INTRODUCTION - The Car Hacker's Handbook: A Guide for the Penetration Tester - Craig Smith

The Car Hacker's Handbook: A Guide for the Penetration Tester - Craig Smith (2016)



In 2014, Open Garages—a group of people interested in sharing and collaborating on vehicle security—released the first Car Hacker’s Manual as course material for car hacking classes. The original book was designed to fit in a vehicle’s glove box and to cover the basics of car hacking in a one- or two-day class on auto security. Little did we know how much interest there would be in that that first book: we had over 300,000 downloads in the first week. In fact, the book’s popularity shut down our Internet service provider (twice!) and made them a bit unhappy with us. (It’s okay, they forgave us, which is good because I love my small ISP. Hi!)

The feedback from readers was mostly fantastic; most of the criticism had to do with the fact that the manual was too short and didn’t go into enough detail. This book aims to address those complaints. The Car Hacker’s Handbook goes into a lot more detail about car hacking and even covers some things that aren’t directly related to security, like performance tuning and useful tools for understanding and working with vehicles.

Why Car Hacking Is Good for All of Us

If you’re holding this book, you may already know why you’d want to hack cars. But just in case, here’s a handy list detailing the benefits of car hacking:

Understanding How Your Vehicle Works

The automotive industry has churned out some amazing vehicles, with complicated electronics and computer systems, but it has released little information about what makes those systems work. Once you understand how a vehicle’s network works and how it communicates within its own system and outside of it, you’ll be better able to diagnose and troubleshoot problems.

Working on Your Vehicle’s Electrical Systems

As vehicles have evolved, they’ve become less mechanical and more electronic. Unfortunately, automotive electronics systems are typically closed off to all but the dealership mechanics. While dealerships have access to more information than you as an individual can typically get, the auto manufacturers themselves outsource parts and require proprietary tools to diagnose problems. Learning how your vehicle’s electronics work can help you bypass this barrier.

Modifying Your Vehicle

Understanding how vehicles communicate can lead to better modifications, like improved fuel consumption and use of third-party replacement parts. Once you understand the communication system, you can seamlessly integrate other systems into your vehicle, like an additional display to show performance or a third-party component that integrates just as well as the factory default.

Discovering Undocumented Features

Sometimes vehicles are equipped with features that are undocumented or simply disabled. Discovering undocumented or disabled features and utilizing them lets you use your vehicle to its fullest potential. For example, the vehicle may have an undocumented “valet mode” that allows you to put your car in a restricted mode before handing over the keys to a valet.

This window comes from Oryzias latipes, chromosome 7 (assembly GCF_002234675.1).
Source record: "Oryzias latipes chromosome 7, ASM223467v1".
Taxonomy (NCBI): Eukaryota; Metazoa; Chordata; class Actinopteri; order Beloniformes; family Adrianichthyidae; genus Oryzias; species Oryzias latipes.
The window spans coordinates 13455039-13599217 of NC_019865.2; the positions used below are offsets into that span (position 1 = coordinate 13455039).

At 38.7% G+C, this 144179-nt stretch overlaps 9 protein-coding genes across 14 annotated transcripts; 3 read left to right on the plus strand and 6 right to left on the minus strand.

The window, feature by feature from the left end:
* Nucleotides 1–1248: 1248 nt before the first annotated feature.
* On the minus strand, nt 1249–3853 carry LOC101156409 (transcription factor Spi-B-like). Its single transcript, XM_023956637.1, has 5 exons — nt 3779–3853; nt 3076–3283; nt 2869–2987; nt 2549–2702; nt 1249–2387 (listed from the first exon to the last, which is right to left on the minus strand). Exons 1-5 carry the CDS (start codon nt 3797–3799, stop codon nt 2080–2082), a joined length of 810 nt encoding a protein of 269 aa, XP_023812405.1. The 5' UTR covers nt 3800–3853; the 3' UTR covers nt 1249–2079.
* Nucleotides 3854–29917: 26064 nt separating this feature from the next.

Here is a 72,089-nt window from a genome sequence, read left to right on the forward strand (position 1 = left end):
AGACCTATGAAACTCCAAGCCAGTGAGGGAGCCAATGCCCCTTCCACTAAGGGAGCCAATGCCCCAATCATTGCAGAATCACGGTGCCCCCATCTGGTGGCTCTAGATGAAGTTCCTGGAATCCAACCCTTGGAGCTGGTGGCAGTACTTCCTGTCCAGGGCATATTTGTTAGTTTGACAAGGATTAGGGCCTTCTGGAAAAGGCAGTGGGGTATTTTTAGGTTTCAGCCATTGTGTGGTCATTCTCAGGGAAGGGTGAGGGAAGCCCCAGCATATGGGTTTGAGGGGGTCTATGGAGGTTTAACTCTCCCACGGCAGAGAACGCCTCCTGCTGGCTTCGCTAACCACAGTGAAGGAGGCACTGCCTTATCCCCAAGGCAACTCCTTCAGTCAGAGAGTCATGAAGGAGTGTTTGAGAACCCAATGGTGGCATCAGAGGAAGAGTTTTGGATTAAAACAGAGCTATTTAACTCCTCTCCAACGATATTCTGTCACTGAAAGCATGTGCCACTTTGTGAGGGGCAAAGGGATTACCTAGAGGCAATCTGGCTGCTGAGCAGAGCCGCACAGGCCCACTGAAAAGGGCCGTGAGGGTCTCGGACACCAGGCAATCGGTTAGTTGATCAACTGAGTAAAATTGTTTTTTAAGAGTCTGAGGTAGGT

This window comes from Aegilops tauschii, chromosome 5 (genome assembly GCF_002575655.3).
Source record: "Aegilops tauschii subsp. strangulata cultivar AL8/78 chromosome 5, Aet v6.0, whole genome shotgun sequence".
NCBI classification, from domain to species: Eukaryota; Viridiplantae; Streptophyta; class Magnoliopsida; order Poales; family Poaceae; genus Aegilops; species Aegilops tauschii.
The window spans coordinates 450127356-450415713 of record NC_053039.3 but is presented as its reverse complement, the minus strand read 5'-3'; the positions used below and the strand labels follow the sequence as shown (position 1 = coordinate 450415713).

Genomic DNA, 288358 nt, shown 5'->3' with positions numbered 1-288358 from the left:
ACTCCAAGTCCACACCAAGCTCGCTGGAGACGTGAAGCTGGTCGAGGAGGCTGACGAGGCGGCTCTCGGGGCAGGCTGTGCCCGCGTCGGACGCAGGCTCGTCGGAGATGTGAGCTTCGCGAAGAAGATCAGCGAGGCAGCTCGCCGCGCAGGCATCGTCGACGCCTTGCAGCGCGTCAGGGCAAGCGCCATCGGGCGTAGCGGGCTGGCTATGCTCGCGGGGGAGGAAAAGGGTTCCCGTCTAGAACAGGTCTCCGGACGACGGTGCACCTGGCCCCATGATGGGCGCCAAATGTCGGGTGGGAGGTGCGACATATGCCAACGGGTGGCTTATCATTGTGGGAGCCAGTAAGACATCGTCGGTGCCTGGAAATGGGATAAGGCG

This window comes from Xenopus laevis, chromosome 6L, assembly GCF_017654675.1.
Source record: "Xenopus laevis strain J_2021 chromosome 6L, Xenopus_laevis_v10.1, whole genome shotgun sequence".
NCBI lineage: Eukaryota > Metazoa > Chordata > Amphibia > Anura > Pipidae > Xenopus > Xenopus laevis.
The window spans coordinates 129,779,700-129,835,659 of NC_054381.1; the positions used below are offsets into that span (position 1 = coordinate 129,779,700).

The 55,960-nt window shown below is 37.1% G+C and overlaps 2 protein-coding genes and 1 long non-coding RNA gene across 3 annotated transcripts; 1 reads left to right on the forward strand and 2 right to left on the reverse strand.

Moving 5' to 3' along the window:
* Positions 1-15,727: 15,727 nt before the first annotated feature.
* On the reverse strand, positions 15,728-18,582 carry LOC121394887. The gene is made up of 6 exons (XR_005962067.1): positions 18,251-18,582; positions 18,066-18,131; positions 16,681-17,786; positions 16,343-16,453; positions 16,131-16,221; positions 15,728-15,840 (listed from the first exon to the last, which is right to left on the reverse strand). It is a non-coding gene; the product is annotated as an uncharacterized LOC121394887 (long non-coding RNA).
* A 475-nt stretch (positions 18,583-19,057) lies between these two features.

Validating the Security of Your Vehicle

As of this writing, vehicle safety guidelines don’t address malicious electronic threats. While vehicles are susceptible to the same malware as your desktop, automakers aren’t required to audit the security of a vehicle’s electronics. This situation is simply unacceptable: we drive our families and friends around in these vehicles, and every one of us needs to know that our vehicles are as safe as can be. If you learn how to hack your car, you’ll know where your vehicle is vulnerable so that you can take precautions and be a better advocate for higher safety standards.

Helping the Auto Industry

The auto industry can benefit from the knowledge contained in this book as well. This book presents guidelines for identifying threats as well as modern techniques to circumvent current protections. In addition to helping you design your security practice, this book offers guidance to researchers in how to communicate their findings.

Today’s vehicles are more electronic than ever. In a report in IEEE Spectrum titled “This Car Runs on Code,” author Robert N. Charette notes that as of 2009 vehicles have typically been built with over 100 microprocessors, 50 electronic control units, 5 miles of wiring, and 100 million lines of code ( Engineers at Toyota joke that the only reason they put wheels on a vehicle is to keep the computer from scraping the ground. As computer systems become more integral to vehicles, performing security reviews becomes more important and complex.